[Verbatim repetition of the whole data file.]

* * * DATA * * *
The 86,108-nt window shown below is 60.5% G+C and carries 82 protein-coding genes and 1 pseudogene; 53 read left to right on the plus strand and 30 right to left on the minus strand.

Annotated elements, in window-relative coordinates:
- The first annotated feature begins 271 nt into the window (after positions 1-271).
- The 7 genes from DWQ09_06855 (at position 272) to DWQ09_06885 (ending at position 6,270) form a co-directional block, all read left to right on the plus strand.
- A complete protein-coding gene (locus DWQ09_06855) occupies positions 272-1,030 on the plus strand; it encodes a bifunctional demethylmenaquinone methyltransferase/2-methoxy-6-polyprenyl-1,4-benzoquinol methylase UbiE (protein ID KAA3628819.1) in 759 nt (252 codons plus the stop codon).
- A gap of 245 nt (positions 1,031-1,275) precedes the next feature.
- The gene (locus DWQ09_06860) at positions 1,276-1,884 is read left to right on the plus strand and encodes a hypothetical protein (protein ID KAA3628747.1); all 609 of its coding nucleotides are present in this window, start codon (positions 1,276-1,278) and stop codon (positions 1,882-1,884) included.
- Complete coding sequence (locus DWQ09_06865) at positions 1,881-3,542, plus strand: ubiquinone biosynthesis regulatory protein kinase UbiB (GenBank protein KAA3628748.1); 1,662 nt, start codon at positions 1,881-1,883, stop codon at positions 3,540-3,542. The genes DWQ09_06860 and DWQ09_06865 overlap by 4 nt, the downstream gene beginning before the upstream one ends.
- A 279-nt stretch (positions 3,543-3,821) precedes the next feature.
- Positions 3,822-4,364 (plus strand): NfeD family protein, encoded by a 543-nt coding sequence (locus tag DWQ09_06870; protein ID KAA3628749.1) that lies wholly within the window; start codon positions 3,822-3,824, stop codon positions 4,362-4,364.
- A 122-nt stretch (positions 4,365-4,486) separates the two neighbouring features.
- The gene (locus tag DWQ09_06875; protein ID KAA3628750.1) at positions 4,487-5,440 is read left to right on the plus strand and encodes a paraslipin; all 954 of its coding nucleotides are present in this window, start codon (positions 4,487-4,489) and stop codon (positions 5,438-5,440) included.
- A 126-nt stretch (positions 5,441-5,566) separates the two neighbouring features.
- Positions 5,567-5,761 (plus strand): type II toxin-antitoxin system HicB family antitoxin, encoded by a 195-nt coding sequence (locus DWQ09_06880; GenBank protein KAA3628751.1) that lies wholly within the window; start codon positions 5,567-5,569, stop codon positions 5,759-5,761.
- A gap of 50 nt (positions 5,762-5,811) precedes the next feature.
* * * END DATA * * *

The 86,108-nt window shown below is 60.5% G+C and carries 82 protein-coding genes and 1 pseudogene; 53 read left to right on the plus strand and 30 right to left on the minus strand.

Annotated elements, in window-relative coordinates:
- The first annotated feature begins 271 nt into the window (after positions 1-271).
- The 7 genes from DWQ09_06855 (at position 272) to DWQ09_06885 (ending at position 6,270) form a co-directional block, all read left to right on the plus strand.
- A complete protein-coding gene (locus DWQ09_06855) occupies positions 272-1,030 on the plus strand; it encodes a bifunctional demethylmenaquinone methyltransferase/2-methoxy-6-polyprenyl-1,4-benzoquinol methylase UbiE (protein ID KAA3628819.1) in 759 nt (252 codons plus the stop codon).
- A gap of 245 nt (positions 1,031-1,275) precedes the next feature.
- The gene (locus DWQ09_06860) at positions 1,276-1,884 is read left to right on the plus strand and encodes a hypothetical protein (protein ID KAA3628747.1); all 609 of its coding nucleotides are present in this window, start codon (positions 1,276-1,278) and stop codon (positions 1,882-1,884) included.
- Complete coding sequence (locus DWQ09_06865) at positions 1,881-3,542, plus strand: ubiquinone biosynthesis regulatory protein kinase UbiB (GenBank protein KAA3628748.1); 1,662 nt, start codon at positions 1,881-1,883, stop codon at positions 3,540-3,542. The genes DWQ09_06860 and DWQ09_06865 overlap by 4 nt, the downstream gene beginning before the upstream one ends.
- A 279-nt stretch (positions 3,543-3,821) precedes the next feature.
- Positions 3,822-4,364 (plus strand): NfeD family protein, encoded by a 543-nt coding sequence (locus tag DWQ09_06870; protein ID KAA3628749.1) that lies wholly within the window; start codon positions 3,822-3,824, stop codon positions 4,362-4,364.
- A 122-nt stretch (positions 4,365-4,486) separates the two neighbouring features.
- The gene (locus tag DWQ09_06875; protein ID KAA3628750.1) at positions 4,487-5,440 is read left to right on the plus strand and encodes a paraslipin; all 954 of its coding nucleotides are present in this window, start codon (positions 4,487-4,489) and stop codon (positions 5,438-5,440) included.
- A 126-nt stretch (positions 5,441-5,566) separates the two neighbouring features.
- Positions 5,567-5,761 (plus strand): type II toxin-antitoxin system HicB family antitoxin, encoded by a 195-nt coding sequence (locus DWQ09_06880; GenBank protein KAA3628751.1) that lies wholly within the window; start codon positions 5,567-5,569, stop codon positions 5,759-5,761.
- A gap of 50 nt (positions 5,762-5,811) precedes the next feature.